Miami Hurricanes head coach Mario Cristobal is at the forefront of college football discussion after committing an all-time coaching blunder. Cristobal’s costly mistake resulted in a squandered final-minute lead for the Hurricanes against Georgia Tech on Saturday.
With 33 seconds left on the clock, the Hurricanes held a 20-17 lead and faced third-and-10 at the Yellow Jackets’ 30-yard line. Rather than electing to have his team take a knee for the victory, Cristobal called a run play that resulted in a fumble. Georgia Tech seized the opportunity by miraculously scoring a last-second touchdown for a 23-20 win over Miami.
“[We] should’ve taken a timeout right there at the end,” Cristobal said to reporters after the game. “[I] thought we could get the first down [and] we talked about [having] two hands on the ball, but that’s not good enough. [We] just should’ve taken a knee.”
The Hurricanes’ epic meltdown caused quite a stir on social media. Here are a few notable reactions to Cristobal’s questionable call to forego the victory formation.
Cristobal’s mishap almost certainly deserves recognition alongside other infamous hall-of-shame coaching moments. Here are a few other examples of prominent coaching decisions that resulted in disaster.
Pete Carroll: Super Bowl XLIX (2015)
The Seattle Seahawks found themselves trailing 28-24 against the New England Patriots with 26 seconds left in the fourth quarter. Needing only a single yard to cross into the end zone for their second consecutive Super Bowl victory, head coach Pete Carroll opted for a pass rather than handing the ball off to All-Pro running back Marshawn Lynch. Carroll’s decision resulted in an interception of quarterback Russell Wilson‘s pass and denied the Seahawks a second consecutive Lombardi trophy.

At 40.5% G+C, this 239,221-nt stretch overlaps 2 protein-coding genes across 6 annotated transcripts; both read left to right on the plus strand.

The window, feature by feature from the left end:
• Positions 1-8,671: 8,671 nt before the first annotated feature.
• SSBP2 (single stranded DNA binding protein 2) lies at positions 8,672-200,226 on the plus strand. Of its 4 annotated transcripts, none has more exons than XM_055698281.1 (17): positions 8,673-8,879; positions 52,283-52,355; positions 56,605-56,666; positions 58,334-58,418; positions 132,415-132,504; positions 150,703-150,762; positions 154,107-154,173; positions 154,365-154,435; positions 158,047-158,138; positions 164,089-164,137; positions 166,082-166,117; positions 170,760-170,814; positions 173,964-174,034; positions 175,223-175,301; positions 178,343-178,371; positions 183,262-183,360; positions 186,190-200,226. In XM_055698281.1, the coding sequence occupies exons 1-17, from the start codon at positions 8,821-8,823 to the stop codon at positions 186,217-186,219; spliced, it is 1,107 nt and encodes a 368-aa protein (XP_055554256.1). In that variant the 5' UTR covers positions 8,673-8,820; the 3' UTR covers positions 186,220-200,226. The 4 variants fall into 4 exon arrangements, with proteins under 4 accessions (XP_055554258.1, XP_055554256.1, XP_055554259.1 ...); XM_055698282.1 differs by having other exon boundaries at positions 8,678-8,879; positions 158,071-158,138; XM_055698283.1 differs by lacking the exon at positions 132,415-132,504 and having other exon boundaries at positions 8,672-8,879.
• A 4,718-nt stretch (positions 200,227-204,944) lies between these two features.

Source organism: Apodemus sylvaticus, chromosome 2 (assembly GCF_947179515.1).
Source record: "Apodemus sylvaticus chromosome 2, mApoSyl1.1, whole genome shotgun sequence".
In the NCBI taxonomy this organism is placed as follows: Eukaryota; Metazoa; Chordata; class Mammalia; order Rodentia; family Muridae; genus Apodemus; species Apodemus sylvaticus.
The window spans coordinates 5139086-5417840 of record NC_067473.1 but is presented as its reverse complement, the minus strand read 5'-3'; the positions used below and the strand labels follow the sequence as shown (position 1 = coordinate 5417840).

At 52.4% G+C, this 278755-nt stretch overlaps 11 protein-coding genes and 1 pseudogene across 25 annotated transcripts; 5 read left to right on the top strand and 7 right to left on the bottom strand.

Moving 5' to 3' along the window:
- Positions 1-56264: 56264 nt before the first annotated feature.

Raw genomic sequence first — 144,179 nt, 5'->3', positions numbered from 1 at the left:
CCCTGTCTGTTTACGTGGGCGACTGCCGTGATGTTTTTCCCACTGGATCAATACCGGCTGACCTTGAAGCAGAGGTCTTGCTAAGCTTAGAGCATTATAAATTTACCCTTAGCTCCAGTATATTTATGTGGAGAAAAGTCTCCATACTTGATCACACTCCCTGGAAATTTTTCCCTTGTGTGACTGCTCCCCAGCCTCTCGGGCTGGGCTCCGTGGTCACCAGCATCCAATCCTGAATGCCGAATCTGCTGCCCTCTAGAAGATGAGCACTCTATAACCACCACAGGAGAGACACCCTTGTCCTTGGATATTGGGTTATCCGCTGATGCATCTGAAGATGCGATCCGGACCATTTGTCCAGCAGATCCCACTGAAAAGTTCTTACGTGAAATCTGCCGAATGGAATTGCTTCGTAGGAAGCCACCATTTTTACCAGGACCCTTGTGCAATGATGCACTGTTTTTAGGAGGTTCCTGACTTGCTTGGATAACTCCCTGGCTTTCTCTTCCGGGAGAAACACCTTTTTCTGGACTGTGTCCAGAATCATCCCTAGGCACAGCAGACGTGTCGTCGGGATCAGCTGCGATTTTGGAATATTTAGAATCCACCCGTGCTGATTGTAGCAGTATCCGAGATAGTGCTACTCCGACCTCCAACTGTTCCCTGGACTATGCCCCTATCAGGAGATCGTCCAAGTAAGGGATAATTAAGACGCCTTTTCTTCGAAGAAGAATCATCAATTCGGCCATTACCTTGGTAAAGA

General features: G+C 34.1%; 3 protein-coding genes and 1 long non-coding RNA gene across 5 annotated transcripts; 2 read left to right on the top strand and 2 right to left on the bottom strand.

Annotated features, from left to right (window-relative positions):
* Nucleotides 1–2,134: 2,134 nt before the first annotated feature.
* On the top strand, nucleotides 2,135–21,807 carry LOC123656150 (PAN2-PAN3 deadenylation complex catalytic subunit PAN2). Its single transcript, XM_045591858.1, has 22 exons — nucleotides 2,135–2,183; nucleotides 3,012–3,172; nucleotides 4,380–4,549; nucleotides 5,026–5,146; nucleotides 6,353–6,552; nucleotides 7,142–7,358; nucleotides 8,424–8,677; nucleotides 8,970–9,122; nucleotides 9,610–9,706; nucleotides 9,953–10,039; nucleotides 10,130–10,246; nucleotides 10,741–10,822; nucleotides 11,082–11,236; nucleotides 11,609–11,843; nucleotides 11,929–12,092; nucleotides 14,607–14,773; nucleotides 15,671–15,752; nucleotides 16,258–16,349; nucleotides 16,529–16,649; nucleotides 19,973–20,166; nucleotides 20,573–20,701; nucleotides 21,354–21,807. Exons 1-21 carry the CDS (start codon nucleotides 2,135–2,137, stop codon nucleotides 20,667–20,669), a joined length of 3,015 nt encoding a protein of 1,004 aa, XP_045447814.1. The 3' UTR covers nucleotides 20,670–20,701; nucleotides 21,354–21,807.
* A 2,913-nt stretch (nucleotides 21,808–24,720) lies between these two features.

Grady Little: ALCS Game 7 (2003)
During a high point in the Boston Red Sox–New York Yankees rivalry, Pedro Martinez helped Boston to a 5-2 lead in the seventh game of the American League Championship Series. Martinez started the game and kept the Yankees’ bats in check up until the eighth inning. Despite Martinez having thrown over 100 pitches in the game, Red Sox manager Grady Little decided to keep the right-hander on the mound. As a result, Martinez allowed the Yankees to tie the game, and Aaron Boone went on to hit a walk-off home run in extra innings to propel the Yankees into the World Series, where they’d win the whole thing.
Rick Pitino: NCAA Elite Eight (1992)
With a chance to go to the Final Four on the line, the Kentucky Wildcats scored on a go-ahead bank shot off the glass for a 103-102 lead over the Duke Blue Devils in overtime. Duke quickly called a timeout after the basket, giving Kentucky head coach Rick Pitino an opportunity to craft a defensive plan. Coming out of the timeout, Duke heaved an inbounds pass from the opposite baseline to a posted-up Christian Laettner. Laettner leaped into the air, gathered the pass and buried a fadeaway 15-foot jump shot for the win as time expired. Not a single Wildcat stood in front of Laettner to deny the pass, and Duke went on to win the championship.
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